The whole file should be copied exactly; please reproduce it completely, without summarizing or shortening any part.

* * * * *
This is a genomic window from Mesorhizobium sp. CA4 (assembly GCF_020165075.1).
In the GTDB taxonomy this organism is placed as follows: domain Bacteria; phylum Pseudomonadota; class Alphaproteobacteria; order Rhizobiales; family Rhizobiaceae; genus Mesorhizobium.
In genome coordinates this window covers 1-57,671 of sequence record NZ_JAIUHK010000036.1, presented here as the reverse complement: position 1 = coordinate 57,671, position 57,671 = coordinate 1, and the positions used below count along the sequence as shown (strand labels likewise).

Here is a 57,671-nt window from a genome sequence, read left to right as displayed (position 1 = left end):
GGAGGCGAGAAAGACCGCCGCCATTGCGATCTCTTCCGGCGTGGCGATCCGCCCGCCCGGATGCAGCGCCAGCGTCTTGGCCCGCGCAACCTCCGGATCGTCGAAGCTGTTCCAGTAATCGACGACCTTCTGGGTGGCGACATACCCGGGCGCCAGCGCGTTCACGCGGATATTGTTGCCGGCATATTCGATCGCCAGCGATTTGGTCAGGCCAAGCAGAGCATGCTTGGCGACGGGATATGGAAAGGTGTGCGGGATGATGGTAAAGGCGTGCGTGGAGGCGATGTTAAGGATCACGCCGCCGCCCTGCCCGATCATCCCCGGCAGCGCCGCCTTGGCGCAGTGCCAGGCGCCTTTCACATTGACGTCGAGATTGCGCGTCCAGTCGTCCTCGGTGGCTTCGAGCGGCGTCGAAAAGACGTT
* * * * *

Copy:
This is a genomic window from Mesorhizobium sp. CA4 (assembly GCF_020165075.1).
In the GTDB taxonomy this organism is placed as follows: domain Bacteria; phylum Pseudomonadota; class Alphaproteobacteria; order Rhizobiales; family Rhizobiaceae; genus Mesorhizobium.
In genome coordinates this window covers 1-57,671 of sequence record NZ_JAIUHK010000036.1, presented here as the reverse complement: position 1 = coordinate 57,671, position 57,671 = coordinate 1, and the positions used below count along the sequence as shown (strand labels likewise).

Here is a 57,671-nt window from a genome sequence, read left to right as displayed (position 1 = left end):
GGAGGCGAGAAAGACCGCCGCCATTGCGATCTCTTCCGGCGTGGCGATCCGCCCGCCCGGATGCAGCGCCAGCGTCTTGGCCCGCGCAACCTCCGGATCGTCGAAGCTGTTCCAGTAATCGACGACCTTCTGGGTGGCGACATACCCGGGCGCCAGCGCGTTCACGCGGATATTGTTGCCGGCATATTCGATCGCCAGCGATTTGGTCAGGCCAAGCAGAGCATGCTTGGCGACGGGATATGGAAAGGTGTGCGGGATGATGGTAAAGGCGTGCGTGGAGGCGATGTTAAGGATCACGCCGCCGCCCTGCCCGATCATCCCCGGCAGCGCCGCCTTGGCGCAGTGCCAGGCGCCTTTCACATTGACGTCGAGATTGCGCGTCCAGTCGTCCTCGGTGGCTTCGAGCGGCGTCGAAAAGACGTT